Gone But Not Forgotten
ALABAMA IN THE WAR OF 1812
The Fort Williams Cemetery site
was located in Talladega County on a elevated rise on the east
side of the Coosa River. The military road to Talladega passed
to the north of the cemetery and continued in a northeasterly
direction toward its final destination, Talladega
. The fort which bore the same name, Fort Williams, lay to the
west of the cemetery on a hill. Years earlier, Jackson's men
supplies down the Coosa and hauled them from the water's edge
up the hill which lay in front of the fort. After the construction
of Lay dam on the Coosa in 1914, the ruins
were noted by a passing traveler who
wondered how much
longer the weathered remains of the old fort would stand there
overlooking the Coosa. Incredibly, the fort did not surrender
to the elements until after 1928 when the dam on the Coosa was
raised and the old fort fell into the Coosa. This, however, did
not occur until the fort had endured several weeks of the water
lapping at its foundation.
The Fort Williams Cemetery site survived because
it was on higher ground. . The land on
which the cemetery was located was donated by the Mitchell
Family to the Fort Williams Memorial Association, a large stone
monument was erected on the site in 1933 and Veterans Markers
were acquired and placed for all of those who were identified
buried in the Fort Williams Cemetery. The Ghioto List identified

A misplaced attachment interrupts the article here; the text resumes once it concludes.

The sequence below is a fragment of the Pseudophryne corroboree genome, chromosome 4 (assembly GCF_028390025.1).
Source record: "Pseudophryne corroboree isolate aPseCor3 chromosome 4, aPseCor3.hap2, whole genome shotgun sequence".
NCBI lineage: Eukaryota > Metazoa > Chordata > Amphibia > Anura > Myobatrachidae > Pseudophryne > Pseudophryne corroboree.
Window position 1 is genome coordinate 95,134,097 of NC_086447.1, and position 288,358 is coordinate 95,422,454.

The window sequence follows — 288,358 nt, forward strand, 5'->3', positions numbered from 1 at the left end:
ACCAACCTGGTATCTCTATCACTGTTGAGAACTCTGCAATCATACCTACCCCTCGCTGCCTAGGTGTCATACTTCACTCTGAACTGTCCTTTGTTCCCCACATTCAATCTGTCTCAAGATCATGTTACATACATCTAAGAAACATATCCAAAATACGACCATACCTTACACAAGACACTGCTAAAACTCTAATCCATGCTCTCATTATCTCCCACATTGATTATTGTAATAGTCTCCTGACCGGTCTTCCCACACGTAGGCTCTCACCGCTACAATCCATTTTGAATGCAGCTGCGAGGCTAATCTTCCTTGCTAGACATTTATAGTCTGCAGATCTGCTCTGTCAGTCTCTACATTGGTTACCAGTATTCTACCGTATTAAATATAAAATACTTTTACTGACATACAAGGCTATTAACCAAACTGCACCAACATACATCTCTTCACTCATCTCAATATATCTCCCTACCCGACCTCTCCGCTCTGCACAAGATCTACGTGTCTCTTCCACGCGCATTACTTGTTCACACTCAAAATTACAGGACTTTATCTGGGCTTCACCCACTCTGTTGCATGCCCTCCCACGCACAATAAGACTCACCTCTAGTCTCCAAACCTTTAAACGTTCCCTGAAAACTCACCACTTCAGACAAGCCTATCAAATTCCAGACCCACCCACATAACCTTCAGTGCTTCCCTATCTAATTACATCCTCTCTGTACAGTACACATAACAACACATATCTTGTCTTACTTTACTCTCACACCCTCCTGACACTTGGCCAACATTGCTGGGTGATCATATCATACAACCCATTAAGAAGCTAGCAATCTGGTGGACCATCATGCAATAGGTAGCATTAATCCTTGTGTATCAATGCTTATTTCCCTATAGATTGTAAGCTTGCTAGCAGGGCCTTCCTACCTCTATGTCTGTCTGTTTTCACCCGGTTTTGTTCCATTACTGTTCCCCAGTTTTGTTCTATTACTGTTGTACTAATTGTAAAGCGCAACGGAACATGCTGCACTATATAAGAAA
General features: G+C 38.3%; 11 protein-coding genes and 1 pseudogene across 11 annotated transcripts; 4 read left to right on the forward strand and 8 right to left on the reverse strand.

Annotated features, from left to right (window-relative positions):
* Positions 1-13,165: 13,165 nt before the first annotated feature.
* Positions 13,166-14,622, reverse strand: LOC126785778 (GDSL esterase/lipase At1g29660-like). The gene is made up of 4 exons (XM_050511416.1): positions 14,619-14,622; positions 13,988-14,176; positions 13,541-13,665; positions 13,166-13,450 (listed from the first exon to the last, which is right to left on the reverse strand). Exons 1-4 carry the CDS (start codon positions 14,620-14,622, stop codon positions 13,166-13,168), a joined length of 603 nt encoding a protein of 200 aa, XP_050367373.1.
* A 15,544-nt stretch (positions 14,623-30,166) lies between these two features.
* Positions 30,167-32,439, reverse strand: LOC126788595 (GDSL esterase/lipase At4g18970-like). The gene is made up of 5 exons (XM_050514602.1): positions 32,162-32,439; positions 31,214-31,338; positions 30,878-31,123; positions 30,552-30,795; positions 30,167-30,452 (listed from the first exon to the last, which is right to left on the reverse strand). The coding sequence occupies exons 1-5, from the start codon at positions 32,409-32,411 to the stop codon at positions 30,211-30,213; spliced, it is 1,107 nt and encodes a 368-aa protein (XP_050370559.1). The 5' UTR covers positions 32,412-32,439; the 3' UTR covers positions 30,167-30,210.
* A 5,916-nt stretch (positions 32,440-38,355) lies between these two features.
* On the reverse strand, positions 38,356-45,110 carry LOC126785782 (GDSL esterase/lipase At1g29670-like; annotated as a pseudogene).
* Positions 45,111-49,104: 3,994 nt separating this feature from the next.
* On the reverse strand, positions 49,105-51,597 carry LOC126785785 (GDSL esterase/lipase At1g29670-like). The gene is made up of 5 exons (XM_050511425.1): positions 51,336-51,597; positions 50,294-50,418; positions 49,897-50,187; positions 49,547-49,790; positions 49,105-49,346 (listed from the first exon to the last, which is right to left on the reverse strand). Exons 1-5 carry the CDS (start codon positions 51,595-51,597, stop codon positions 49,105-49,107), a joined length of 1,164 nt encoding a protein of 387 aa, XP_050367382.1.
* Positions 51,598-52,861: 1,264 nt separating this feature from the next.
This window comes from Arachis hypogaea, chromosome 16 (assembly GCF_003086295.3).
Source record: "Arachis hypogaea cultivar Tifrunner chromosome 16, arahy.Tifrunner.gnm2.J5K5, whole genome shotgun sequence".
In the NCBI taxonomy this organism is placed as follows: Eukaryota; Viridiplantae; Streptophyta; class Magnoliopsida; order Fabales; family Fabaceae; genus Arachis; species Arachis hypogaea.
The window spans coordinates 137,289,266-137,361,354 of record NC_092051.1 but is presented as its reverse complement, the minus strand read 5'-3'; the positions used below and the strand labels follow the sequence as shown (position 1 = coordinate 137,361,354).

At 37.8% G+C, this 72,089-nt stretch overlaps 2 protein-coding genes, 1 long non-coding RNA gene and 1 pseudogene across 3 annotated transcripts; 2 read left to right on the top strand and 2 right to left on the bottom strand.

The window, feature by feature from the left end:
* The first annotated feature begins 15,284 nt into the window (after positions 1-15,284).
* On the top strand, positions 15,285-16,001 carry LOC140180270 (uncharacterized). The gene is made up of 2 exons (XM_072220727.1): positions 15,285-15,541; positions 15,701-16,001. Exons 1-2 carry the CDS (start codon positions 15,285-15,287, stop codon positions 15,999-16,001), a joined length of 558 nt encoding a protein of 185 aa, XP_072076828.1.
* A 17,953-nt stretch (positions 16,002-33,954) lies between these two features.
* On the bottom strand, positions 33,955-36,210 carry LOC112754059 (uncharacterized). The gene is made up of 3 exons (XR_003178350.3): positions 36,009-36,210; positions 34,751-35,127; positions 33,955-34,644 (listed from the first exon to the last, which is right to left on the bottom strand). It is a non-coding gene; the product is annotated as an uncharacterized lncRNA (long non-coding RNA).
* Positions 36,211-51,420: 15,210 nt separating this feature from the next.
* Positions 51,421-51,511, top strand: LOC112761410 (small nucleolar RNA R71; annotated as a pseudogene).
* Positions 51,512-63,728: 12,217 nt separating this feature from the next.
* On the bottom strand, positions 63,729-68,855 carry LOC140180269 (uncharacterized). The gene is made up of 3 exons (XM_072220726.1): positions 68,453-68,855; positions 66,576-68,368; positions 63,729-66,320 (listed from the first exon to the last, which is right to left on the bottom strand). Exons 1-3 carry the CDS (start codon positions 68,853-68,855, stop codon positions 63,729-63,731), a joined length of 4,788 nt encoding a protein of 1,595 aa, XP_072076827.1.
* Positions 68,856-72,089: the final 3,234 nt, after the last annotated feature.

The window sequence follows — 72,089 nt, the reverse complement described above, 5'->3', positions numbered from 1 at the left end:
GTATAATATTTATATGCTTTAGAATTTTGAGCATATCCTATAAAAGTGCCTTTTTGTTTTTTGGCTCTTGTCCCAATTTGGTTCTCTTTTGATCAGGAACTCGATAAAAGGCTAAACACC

78 of those buried in the Fort Williams Cemetery
. An effort to
get the U.S. Congress to extend protection to the Fort Williams
Cemetery site died in the House of Representatives after the
U.S. Senate had passed senate bill S2595. More information
regarding senate bill S2595 and the correspnding house bill H.R.
be found in the Congressional Record: Index to the Proceedings
and Debates of the Second Session of the Seventy-First Congress,
December 2nd to July 3, 1930. These records were made available
by Mr. Billy L. Atkinson, the Judge of Probate of Talladega
County. The Fort Williams Cemetery site was recognized as a cemetery
and accorded tax exempt status by Talladega County. The problem,
however, during the decade of the 1930 was money.
FORT WILLIAMS CEMETERY AS IT EXISTED IN QUIET WOODED LOCATION
PRIOR TO ITS REMOVAL
The Fort Williams Cemetery was
in 2006 and the cemetery
site and the adjacent area renamed "Riverbend". It